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Windows Thread, Laptops freezing after login in Technical; We've had a problem on our network over the last few weeks and I can't fathom what's causing it. A ...
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    Laptops freezing after login

    We've had a problem on our network over the last few weeks and I can't fathom what's causing it. A member of staff will log in to their laptop, the desktop will appear but the machine then freezes and has to be powered off to get going again. Sometimes the second time it'll be fine, others it'll take three or four attempts.

    This seems to happen to some staff more than others (either that or they're the only ones that bother to tell me there's a problem...) - some with laptops only a few months old, others that are older I could understand. All laptops are running XP SP3 with Office 2010, servers run Server 2003 R2 standard. One server holds the staff emails and shared documents, the other holds profiles for staff and students.

    Problems seem to be getting worse since we had some network upgrades - gigabit switches installed at various points in the school. I can't see why this would cause the issue to get worse, but it's the only thing that's changed recently. Nothing showing up in the server or laptop logs as far as I can tell, does anyone know what the problem may be?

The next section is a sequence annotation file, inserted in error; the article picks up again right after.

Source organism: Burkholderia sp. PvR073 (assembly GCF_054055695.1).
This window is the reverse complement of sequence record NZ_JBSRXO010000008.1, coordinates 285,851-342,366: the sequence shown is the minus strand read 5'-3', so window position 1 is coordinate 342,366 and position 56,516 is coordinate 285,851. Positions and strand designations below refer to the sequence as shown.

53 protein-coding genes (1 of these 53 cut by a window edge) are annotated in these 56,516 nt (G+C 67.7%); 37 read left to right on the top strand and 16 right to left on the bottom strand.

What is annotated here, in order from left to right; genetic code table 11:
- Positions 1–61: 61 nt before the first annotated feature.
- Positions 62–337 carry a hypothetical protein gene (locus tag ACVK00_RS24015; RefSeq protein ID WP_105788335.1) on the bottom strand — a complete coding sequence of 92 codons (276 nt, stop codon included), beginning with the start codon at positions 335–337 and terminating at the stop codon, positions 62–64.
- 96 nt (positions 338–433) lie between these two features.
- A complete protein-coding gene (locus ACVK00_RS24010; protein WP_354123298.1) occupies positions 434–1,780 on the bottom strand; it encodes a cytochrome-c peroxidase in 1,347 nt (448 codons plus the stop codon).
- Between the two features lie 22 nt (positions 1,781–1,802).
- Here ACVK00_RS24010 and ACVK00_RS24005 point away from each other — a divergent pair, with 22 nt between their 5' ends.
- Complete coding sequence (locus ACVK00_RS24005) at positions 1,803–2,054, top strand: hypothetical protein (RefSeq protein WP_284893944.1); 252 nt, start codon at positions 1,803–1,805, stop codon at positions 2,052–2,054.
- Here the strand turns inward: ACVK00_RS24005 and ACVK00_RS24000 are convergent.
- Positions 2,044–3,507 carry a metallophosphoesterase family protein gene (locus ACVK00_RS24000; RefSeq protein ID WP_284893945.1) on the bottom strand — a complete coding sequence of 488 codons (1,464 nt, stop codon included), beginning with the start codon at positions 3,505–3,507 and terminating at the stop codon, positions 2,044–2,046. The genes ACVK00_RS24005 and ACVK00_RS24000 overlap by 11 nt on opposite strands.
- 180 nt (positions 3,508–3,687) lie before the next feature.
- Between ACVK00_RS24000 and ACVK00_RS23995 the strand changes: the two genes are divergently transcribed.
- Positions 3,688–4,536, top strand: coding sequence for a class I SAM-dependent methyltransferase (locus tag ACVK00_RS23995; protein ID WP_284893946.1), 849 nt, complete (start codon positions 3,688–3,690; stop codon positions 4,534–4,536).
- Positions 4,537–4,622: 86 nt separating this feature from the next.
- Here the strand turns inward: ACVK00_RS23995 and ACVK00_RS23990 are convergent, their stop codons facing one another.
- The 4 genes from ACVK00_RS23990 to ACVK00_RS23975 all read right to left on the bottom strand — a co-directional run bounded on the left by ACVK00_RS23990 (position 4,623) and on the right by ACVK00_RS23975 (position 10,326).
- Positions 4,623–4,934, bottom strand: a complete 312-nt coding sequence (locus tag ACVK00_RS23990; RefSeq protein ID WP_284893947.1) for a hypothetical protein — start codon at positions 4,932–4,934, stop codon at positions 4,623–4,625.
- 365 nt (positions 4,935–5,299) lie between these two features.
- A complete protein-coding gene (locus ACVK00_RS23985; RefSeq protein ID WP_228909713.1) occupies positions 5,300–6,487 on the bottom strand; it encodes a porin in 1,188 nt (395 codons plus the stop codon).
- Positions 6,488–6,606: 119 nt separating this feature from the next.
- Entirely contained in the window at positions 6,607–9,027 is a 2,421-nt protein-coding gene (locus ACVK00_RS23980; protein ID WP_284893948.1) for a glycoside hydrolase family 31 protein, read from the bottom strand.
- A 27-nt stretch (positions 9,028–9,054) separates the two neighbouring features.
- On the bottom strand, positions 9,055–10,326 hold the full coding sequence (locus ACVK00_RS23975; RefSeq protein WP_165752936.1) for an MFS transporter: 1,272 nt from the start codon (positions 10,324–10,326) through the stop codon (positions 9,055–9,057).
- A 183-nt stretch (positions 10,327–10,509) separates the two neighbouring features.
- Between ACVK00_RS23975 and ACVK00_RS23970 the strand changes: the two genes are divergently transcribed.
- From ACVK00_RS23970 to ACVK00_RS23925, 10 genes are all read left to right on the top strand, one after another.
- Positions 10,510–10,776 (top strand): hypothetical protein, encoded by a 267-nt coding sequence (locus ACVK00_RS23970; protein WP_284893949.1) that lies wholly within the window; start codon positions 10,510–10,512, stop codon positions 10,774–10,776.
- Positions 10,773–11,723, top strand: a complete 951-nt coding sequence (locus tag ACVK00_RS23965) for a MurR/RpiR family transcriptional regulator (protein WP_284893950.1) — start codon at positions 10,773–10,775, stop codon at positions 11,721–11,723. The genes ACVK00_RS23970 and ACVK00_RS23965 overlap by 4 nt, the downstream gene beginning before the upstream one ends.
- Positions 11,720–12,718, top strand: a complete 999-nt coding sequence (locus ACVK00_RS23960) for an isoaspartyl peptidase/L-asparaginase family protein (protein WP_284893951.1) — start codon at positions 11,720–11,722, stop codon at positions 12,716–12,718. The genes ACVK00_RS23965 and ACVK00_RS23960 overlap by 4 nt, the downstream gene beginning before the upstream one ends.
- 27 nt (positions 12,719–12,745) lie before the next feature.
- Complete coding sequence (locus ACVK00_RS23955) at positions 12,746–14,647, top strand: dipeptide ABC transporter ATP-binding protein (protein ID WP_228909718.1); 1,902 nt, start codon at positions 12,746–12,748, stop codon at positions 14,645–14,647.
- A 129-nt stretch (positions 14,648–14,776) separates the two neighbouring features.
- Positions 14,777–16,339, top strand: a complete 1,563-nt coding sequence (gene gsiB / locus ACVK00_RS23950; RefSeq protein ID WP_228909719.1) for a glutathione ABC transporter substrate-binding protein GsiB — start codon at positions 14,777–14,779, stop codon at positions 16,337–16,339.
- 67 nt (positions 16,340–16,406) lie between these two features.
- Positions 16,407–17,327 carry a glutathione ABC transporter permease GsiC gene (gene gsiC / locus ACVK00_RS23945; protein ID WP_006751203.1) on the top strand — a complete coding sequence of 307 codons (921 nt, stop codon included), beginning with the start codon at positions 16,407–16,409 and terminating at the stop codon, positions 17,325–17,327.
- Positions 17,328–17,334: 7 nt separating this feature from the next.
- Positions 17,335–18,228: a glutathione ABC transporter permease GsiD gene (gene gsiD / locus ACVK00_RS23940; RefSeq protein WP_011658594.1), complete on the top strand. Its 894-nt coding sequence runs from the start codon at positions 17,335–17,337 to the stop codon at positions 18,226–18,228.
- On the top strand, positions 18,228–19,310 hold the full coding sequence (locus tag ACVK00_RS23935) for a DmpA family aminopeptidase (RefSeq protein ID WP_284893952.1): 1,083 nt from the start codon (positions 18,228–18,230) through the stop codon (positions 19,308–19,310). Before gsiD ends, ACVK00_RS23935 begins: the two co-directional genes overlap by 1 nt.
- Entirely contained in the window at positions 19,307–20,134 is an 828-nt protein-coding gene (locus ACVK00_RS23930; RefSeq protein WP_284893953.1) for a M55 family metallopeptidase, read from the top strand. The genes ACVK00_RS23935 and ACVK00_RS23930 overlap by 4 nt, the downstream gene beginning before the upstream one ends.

Sorry that this is a bit vague, but school broke up on Friday and the last few weeks of term are so busy I haven't had much time to look at the problem.

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    FN-GM's Avatar
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    It might be something running on the clinets. Try killing off some stuff in MSconfig?

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    FN-GM: The machines should have all unessential (that is, everything except AVG and file synchronisation) switched off in msconfig. I'll check just to make sure though.

    Forgot to mention they're connecting over wireless, which has patchy coverage in some places. However, one of the "afflicted" staff has his machine directly under an access point...